Cape Gazette
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Around Town

Getting the hang of grilling isn’t likely for us

By Nancy Katz | Jun 15, 2011

My mission was clear on this day. I don’t know why it shouldn’t be; I’ve been doing this same exercise for the last 40 years of summer seasons, at least since I’ve been keeping records. That mission was to look for a new outdoor grill. Don’t be ridiculous, I didn’t say buy a new outdoor grill, just look. Why I participate in this futile exercise is a mystery to me. It’s just that it always seems that people who barbecue have a lot more fun. You see them on television always exchanging recipes with secret hot sauce ingredients and then sending them in to the “Today” show and entering contests, where they sip cold drinks and regale each other with barbecue stories. And they laugh a lot at stuff like corn and squash - head thrown back and huge guffaws - it’s as if they are some drug-crazed South American dictators who have just seen a commercial for a Just Say No policy.

They also seem to have a lot of friends who jet ski and jump into water swinging from ropes. It’s a lot more exciting than watching your neighbor’s photo slides from the thimble museum in Davenport, Iowa. Barbecue people get to wear those cute hats with matching aprons with stuff that says “Men at Work.” You just know they will always be happier than you can ever contemplate being in your own life. After all, turning on the stove and trying to crack jokes while making stews and roasts in July doesn’t seem to cut it. People tend to be too busy when you ask them over for some thick twice-baked pork chops.

Of course, one of the main reasons I haven’t purchased one of those big commando top-of-the-line grills is just for safety’s sake. My husband and I are so inept at barbecuing, I’ve taken to stocking the house with burn ointment, healing balm, bandages and crisis center hot line numbers. And that’s only when we are discussing if we should even entertain the idea of buying another grill.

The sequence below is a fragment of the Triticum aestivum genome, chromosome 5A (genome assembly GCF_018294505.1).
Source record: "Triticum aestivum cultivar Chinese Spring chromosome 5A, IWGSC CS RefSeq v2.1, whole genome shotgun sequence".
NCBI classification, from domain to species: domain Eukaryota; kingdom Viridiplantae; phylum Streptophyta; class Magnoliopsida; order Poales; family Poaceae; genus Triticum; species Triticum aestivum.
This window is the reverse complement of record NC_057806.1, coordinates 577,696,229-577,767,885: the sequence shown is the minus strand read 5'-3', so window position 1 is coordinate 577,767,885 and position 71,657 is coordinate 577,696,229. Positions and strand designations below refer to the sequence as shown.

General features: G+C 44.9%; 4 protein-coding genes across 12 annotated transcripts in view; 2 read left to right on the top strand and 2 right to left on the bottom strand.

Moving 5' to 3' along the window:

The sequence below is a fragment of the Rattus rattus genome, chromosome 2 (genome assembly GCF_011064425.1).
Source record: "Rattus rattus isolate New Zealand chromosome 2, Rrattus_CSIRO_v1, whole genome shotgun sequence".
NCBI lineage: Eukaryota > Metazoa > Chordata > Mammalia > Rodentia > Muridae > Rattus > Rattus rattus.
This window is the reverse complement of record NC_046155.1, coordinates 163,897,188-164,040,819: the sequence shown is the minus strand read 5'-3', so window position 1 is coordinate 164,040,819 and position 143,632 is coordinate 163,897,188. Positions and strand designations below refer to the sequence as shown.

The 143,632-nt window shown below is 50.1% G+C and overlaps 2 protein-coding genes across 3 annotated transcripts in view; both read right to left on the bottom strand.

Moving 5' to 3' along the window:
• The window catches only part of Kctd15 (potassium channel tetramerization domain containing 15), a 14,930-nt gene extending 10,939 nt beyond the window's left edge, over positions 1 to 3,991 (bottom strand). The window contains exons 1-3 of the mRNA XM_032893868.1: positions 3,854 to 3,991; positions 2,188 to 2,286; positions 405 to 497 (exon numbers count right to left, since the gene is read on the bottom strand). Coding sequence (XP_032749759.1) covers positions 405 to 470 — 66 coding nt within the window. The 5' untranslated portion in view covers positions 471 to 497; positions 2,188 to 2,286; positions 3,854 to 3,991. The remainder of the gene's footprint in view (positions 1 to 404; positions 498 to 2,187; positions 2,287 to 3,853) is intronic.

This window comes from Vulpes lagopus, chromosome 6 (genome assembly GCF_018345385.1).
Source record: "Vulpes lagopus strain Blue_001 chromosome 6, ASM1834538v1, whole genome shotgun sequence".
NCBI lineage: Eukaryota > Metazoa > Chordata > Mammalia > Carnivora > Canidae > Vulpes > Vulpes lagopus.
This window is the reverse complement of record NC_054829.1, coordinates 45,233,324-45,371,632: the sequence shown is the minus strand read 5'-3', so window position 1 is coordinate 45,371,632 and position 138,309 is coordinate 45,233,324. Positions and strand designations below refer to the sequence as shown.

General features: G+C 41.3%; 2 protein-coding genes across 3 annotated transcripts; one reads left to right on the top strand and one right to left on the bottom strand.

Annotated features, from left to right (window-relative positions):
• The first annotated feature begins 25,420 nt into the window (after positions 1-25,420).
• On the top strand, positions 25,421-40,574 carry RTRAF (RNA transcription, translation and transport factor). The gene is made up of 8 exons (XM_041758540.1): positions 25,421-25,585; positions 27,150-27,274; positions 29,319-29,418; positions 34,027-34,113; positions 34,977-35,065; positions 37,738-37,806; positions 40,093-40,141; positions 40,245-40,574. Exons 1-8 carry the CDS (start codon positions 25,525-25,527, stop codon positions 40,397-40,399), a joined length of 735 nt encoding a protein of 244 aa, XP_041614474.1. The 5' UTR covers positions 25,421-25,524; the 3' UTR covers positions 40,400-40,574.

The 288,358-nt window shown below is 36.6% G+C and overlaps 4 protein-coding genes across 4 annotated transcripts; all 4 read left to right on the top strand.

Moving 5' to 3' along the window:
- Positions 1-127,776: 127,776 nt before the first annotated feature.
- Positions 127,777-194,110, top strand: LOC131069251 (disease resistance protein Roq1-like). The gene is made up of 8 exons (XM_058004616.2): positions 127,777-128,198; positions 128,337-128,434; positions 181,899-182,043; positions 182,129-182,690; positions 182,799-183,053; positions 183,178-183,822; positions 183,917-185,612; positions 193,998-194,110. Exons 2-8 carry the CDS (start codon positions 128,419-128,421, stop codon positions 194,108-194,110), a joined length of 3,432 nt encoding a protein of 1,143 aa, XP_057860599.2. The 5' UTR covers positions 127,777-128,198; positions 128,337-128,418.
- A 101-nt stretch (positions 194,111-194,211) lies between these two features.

Oh, we started off small, like so many young couples working their way up the ladder. It wasn’t a starter house, but a tiny grill that had three little legs that kept it about two inches off the ground. You might describe it as a little more than a sewer grate, but not by much. You could probably fit three shrimp on it without too much crowding. And you were able to buy these grills in a local all-night convenience store and fold them up to fit into your purse. It had ready-made charcoal with lighter fluid, so all you had to do was throw a match on it.

Even that simple task almost burned the house down when the phone rang and it was a long conversation, which only came to a halt when the flames shooting up reached above the back porch railing. Eventually we graduated to a Junior Weber. At first we didn’t use it; we just left it on the porch, so we looked like we knew what we were doing. It was simply an effort to fit in with the rest of the neighborhood.

And it was a great little grill for two people. But the problem with the Junior Weber is that the handle is metal and heats up to about 10,000 degrees. I don’t have to tell you that we never considered buying barbecue mitts. The top of the grill became a flying, flaming disc, thrown like we were at an Olympic athletic tryout. Thus a great deal of cursing and swearing ensued, which did not fit in with the neighborhood.

Americans are creative people and never say never. So we bought a cardboard cutout of a Super Triple Commando Navy SEAL Grill on eBay for our backyard; they threw in a can of Ode to Carbon, the latest perfume. It’s perfect and goes along with our fake dog, fake cell phones, fake satellite dish, and let’s face it, fake lives. Now we get a lot of invitations to barbecues, which is the only way to cook out. Mission accomplished.

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